I just had to know. Had to know if the alterations I made to Otto #11 5/2016 would be standard for all Otto pants. It would be wonderful, I think, to know that every time I trace an Otto pant, I can make the same corrections and achieve the same excellent fit.
So with that in mind, I traced #9, 5/2016,
the one-piece leggins in the size I used last, 48. (Otto recommends a 44 for me but I like more ease). I’m getting the hang of Peggy Sager’s fitting method and so I think CLD. Circumference. Well I did that by choosing the size. Next L length. Judging from the last pant (Otto #11 5/2016), I make a .75″ tuck (1.5″ total length removed) just above the knee. Now I’m working on Depth. First depth change is at the hip. Oh, this is one piece. Can I make the dart just from CB to an imaginary side seam? It worked better (the end result was flat instead of crumpled) to slash all the way across from CB to CF; make the 1/2″ (total removed 1″) dart at the CB which automatically tapered to nothing by the time it reached CF. Next depth change I need to make is at the top of the inseam. A 1″ dart needs to be made on the back inseam zeroing at the side seam; and repeat on the front. Oops. Cant’ do that. I end up with a tent. Yes folding out a dart that zeros where I imagine a side seam to be (instead of where there really is one) on both front and back inseams creates a tent in my pattern. I can’t smash it down. Oh it goes down but it’s a crumpled mess not a flat pattern. Can’t make a dart at the top of the inseam. How about a tuck? That removes L (length) but does not effect D (depth). This needs to be a D change at the top of the inseam. I could slice from hem upwards and create a two piece leg. Don’t want to. I want a 1 piece leggin. I see no other possibilities.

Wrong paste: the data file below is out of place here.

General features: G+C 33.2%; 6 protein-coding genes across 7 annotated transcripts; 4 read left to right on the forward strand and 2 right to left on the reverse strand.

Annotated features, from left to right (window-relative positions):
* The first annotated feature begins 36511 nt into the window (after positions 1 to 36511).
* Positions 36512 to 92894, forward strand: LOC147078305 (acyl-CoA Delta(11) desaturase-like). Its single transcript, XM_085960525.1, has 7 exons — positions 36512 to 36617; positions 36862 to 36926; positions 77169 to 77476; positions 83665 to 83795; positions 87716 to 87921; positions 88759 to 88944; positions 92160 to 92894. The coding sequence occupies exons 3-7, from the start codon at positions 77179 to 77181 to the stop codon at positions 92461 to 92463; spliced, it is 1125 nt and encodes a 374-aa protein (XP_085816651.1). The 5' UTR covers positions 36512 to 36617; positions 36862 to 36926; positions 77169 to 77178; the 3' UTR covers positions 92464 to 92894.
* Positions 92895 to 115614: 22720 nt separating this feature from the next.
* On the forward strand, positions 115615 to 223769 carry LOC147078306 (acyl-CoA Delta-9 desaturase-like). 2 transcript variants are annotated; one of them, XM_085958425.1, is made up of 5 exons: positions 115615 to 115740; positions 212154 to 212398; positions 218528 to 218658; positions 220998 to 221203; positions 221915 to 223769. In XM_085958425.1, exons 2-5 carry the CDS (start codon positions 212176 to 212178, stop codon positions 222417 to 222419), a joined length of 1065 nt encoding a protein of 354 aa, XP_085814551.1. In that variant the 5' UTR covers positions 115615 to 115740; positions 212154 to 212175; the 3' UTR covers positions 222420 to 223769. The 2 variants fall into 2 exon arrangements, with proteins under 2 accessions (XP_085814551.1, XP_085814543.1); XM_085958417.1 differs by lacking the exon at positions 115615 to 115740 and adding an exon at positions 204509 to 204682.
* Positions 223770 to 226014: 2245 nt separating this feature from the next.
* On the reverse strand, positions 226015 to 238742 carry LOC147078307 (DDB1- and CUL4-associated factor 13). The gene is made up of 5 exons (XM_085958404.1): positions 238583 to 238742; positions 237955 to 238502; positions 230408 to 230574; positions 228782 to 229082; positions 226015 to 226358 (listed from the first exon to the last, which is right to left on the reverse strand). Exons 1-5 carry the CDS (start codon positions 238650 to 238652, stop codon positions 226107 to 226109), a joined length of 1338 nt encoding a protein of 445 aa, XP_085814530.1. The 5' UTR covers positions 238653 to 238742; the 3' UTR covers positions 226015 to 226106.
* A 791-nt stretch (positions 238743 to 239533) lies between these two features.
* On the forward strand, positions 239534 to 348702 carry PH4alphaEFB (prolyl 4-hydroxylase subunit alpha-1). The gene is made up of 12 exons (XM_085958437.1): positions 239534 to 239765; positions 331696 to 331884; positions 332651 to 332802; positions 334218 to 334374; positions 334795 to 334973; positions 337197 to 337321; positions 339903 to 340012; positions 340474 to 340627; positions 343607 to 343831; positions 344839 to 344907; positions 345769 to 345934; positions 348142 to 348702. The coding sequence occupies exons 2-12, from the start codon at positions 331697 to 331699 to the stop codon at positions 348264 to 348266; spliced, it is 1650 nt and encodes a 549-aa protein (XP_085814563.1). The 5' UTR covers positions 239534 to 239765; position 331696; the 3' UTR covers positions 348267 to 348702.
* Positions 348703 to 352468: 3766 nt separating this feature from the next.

I already have a Kwik Sew pattern to make long johns. Since what I’m doing will produce the same pattern as my Kwik Sew, I crumple all the tissue and toss into the trash. Until I get smarter.
I have to admit that the experience made me think back to other one-piece pants patterns that I’ve attempted and some off-the-record advice received. . On rare occasions I can fit them in the mirror but later can’t sight of myself and wonder why they look so bad. It’s because I’m curvy. I need more places to adjust for my curvy body. Other curvy women have commented that they never have true success with this type pattern. They need seams and darts to look their best.
I made this quick blog post so that in the future if I’m tempted to use this pattern again, I will say “been there, didn’t do that because it won’t work” and I won’t waste my time.